22 ONLINE 25 A, Teaching and Learning Aims in Higher Education in Current Times
Paper Session<br>MeetingID: 815 3790 5794 Code: 6qUAfk
Higher education systems around the world appear to be increasingly struggling to meet the major challenges of the 21st century (Readings, 1996; Scott, 2021). Furthermore, educational institutions have been among those institutions most affected by the Covid-19 pandemic: schools and universities have found themselves on the front line in facing a situation as unprecedented as it was unforeseen (Bertagna, 2020; Farnell et al., 2021). A real “crisis” that has put everyone to the test in a major upheaval, highlighting the many flaws already present in the educational system, widening the growing social inequalities in terms of educational opportunities and the unresolved knots, the delays and the reluctance to change (Levine & Van Pelt, 2021); but also representing at the same time a call and an opportunity for rethinking the entire education and training system. It is not surprising, therefore, that a radical change is being called at international level (Treadgold, 2018; Connell, 2019), with some authors even going so far as to ask themselves whether it is still worthwhile enrolling their children in a college (Bennett & Wilezol, 2013). The "crisis" brought on by the pandemic presents an opportunity to return to the fundamental questions at the heart of any education system.
First of all, it seems that it has not been clear for some decades now what the main purpose of the university institution is and what educational and social functions it is called upon to perform. The traditional tasks attributed to it in the past - including: 1. selecting the leadership class; 2. providing a legally valid higher education qualification; 3. guaranteeing equal learning opportunities for all - now appear to be incomplete and partial responses to the epochal social and technological changes we are experiencing. We can ask ourselves: what are universities for? (Collini, 2012), to reimagining the new pedagogical possibilities for universities post-Covid-19 (Peters et al., 2020). It is useful to begin by asking ourselves what is alive and what is now “dead” compared to the university models of the past (Magni, 2021). It is significant, in this regard, what Karl Jasper wrote in May 1945, in the aftermath of World War II and the disaster of Nazi totalitarianism, in the preface to his “Idea of a University”: «The future of our university is founded on the renewal of the original spirit [...] in the return and actualization of our best traditions» (Jasper, 1946).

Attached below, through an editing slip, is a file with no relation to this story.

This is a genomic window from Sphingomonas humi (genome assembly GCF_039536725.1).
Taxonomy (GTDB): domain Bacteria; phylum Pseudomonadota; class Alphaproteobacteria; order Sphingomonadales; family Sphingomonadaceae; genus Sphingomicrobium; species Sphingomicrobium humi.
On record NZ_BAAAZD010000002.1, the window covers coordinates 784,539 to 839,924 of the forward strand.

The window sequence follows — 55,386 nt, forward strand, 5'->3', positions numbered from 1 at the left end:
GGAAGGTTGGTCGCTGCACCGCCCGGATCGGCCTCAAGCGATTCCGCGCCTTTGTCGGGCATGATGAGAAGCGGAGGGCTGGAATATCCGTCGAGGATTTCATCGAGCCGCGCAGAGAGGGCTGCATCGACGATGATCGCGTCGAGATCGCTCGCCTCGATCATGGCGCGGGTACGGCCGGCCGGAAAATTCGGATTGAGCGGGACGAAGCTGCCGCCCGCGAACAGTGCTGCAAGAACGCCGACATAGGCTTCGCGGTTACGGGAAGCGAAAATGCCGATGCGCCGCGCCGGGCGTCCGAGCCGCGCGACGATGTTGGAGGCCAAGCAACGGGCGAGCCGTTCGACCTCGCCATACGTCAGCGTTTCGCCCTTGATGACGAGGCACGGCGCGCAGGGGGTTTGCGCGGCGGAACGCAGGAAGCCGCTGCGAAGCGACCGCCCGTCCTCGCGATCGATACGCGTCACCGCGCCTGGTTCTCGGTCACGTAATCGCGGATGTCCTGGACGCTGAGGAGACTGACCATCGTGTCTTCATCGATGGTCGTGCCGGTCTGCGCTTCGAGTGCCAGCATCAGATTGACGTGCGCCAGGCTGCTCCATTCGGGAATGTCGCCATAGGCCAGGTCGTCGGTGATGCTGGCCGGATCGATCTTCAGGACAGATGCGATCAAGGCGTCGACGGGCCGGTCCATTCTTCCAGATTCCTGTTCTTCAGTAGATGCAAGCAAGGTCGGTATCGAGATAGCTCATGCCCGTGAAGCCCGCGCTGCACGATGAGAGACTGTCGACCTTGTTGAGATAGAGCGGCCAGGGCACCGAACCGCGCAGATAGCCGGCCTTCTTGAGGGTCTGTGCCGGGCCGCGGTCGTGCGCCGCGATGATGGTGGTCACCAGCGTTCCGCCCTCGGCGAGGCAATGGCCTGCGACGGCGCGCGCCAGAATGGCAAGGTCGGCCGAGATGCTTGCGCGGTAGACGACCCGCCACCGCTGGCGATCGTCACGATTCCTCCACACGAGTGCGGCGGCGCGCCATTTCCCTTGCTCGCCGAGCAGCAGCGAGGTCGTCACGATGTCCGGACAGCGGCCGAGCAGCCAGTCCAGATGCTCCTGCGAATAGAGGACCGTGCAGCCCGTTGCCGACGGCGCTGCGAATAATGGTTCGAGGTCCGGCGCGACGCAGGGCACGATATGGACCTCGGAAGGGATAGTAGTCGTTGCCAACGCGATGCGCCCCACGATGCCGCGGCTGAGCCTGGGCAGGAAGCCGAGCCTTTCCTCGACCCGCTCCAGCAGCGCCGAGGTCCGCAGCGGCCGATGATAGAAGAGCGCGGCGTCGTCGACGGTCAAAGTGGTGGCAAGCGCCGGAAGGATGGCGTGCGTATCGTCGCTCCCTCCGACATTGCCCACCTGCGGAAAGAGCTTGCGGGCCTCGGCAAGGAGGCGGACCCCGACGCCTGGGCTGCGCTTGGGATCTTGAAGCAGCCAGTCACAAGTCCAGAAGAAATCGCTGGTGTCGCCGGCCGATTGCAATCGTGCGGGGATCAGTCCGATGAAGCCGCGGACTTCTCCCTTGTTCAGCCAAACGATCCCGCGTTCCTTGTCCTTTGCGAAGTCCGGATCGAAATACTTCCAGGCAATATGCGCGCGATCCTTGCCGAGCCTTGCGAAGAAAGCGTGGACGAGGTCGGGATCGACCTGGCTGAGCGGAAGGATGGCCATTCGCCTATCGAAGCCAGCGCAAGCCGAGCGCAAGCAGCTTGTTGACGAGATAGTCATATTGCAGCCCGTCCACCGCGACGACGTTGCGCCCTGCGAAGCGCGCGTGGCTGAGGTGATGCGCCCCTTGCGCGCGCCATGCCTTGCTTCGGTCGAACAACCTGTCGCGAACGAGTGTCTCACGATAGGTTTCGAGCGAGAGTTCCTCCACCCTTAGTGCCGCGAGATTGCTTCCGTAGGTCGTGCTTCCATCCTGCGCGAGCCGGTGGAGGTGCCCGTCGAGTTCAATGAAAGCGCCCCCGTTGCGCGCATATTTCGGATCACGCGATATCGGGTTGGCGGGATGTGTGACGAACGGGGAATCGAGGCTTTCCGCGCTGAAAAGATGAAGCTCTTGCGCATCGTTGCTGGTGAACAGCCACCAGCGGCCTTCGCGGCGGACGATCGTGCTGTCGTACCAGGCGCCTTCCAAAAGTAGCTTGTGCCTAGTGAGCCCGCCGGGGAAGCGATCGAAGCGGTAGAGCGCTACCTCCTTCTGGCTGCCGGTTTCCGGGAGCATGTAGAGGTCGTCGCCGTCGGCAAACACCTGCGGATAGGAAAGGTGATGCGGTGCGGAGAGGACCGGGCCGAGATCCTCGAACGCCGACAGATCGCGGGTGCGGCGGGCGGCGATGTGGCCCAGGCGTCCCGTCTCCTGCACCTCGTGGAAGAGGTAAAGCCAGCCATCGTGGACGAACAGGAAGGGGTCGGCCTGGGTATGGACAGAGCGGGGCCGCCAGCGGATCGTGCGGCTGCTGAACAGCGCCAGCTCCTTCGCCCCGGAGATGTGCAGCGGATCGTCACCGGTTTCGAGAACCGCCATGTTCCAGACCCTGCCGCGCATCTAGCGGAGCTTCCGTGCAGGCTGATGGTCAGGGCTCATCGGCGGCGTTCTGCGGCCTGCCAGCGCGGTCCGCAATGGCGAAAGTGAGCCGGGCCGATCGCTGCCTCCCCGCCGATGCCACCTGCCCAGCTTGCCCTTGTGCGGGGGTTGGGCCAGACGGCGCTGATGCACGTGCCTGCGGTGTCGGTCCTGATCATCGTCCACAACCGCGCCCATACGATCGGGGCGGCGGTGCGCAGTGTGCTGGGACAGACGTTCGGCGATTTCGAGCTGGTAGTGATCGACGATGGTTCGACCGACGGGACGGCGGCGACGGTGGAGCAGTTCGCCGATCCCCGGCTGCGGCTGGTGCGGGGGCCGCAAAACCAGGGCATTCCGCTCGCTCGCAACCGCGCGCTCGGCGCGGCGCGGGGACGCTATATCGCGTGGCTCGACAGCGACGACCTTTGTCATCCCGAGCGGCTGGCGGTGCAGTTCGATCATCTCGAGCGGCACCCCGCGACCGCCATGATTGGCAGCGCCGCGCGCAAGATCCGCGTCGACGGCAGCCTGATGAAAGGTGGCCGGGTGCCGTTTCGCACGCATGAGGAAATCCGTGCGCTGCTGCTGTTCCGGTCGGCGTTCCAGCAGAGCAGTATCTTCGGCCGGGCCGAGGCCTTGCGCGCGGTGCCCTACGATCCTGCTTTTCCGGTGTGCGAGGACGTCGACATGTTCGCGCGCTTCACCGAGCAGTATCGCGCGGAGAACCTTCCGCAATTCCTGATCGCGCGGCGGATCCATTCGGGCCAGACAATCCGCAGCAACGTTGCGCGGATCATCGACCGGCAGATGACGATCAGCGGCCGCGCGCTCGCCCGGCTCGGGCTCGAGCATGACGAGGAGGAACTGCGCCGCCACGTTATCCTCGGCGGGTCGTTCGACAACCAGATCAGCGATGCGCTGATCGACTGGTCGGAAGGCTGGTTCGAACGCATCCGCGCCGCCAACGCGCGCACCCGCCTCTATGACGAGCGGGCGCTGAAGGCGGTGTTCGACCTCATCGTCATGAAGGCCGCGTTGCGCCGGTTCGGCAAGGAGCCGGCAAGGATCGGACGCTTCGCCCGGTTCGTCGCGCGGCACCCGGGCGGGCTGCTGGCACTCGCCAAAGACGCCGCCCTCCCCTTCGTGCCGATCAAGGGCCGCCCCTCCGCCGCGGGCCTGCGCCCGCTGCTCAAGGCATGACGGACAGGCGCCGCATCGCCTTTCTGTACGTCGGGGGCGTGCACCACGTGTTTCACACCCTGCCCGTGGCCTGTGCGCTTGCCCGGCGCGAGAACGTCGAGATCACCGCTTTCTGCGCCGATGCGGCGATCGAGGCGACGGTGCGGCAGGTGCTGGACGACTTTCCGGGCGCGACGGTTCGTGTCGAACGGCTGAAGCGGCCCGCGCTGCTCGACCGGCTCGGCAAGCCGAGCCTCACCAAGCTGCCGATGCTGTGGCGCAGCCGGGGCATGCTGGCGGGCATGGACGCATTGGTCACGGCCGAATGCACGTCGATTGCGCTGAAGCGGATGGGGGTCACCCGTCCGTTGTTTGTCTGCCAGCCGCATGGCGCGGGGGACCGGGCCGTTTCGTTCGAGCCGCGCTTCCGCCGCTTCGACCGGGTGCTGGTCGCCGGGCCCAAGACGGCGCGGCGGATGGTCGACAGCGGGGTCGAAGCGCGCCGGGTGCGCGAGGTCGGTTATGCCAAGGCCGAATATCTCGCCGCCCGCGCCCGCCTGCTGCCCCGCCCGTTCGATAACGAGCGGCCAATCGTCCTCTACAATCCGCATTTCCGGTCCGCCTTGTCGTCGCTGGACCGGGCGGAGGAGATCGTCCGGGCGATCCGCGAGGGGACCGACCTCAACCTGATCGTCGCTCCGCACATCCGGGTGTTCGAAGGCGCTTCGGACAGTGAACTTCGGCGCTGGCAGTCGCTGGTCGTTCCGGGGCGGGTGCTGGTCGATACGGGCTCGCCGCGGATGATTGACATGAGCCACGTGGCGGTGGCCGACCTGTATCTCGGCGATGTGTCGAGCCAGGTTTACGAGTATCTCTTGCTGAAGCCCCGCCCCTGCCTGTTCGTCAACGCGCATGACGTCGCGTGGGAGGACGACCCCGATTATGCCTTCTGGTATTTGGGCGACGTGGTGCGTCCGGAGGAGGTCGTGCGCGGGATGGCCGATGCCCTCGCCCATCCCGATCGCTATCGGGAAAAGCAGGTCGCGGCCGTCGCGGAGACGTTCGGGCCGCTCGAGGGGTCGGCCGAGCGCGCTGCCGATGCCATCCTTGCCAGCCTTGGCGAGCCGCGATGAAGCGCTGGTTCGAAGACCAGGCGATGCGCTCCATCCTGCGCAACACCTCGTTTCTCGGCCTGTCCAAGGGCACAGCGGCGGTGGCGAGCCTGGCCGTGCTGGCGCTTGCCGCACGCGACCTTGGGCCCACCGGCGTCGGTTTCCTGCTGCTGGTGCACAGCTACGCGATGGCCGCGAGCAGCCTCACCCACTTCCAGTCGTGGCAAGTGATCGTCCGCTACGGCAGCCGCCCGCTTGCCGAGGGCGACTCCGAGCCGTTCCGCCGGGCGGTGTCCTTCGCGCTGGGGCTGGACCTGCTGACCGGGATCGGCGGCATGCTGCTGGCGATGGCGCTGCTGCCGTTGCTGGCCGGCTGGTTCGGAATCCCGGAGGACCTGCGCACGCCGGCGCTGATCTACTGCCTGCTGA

Following this suggestion, the study, starting with a critical reading of some authors who, in the last two centuries, have questioned the aims of education in general and the university in particular – such as Wilhelm von Humboldt (1810), John Henry Newman (1852), John Dewey (1902), Alfred North Whitehead (1929), Ortega y Gasset (1930) and others – aims to identify some points of relaunch for the Italian university system, in light of the recent Italian National Recovery and Resilience Plan (PNRR), part of the Next Generation EU (NGEU) programme plan. Italy, in fact, needs an important action to relaunch its university and higher education system. To understand the extent of the problem, here are two examples: Italy is one of the European countries with the lowest number of young people aged 30-34 with a university degree (just 27.8% compared with an EU average of over 40%) and one of the highest researcher/citizen ratios in Europe (1 researcher for every 650 citizens, while in France the ratio is 1/580, in Spain 1/275, in Germany 1/200) (Eurostat, 2019).
The study is based on a holistic, historical and qualitative research perspective. In the first part, starting from a brief reading of some great "classic" texts on the university and its purposes, the research aims to identify the pedagogical and didactic paradigms on which to re-imagine the university during and after the pandemic crisis. In the second part, with a qualitative research method based on documentary research, the study aims to identify the main reforms to relaunch the Italian university system, considering the perspectives already contained in the Italian National Recovery and Resilience Plan (PNRR). The research sought answers to the following research questions: • What are universities for in the 21st century? Why do they exist? What is their mission and what are their aims? • What are the pedagogical paradigms of the past that are still valid today and can be rediscovered? • On what cultural, pedagogical, didactic and organizational paradigms must they re-invent themselves? • How should universities change considering the pandemic experience? • What reforms are necessary to relaunch the Italian university system?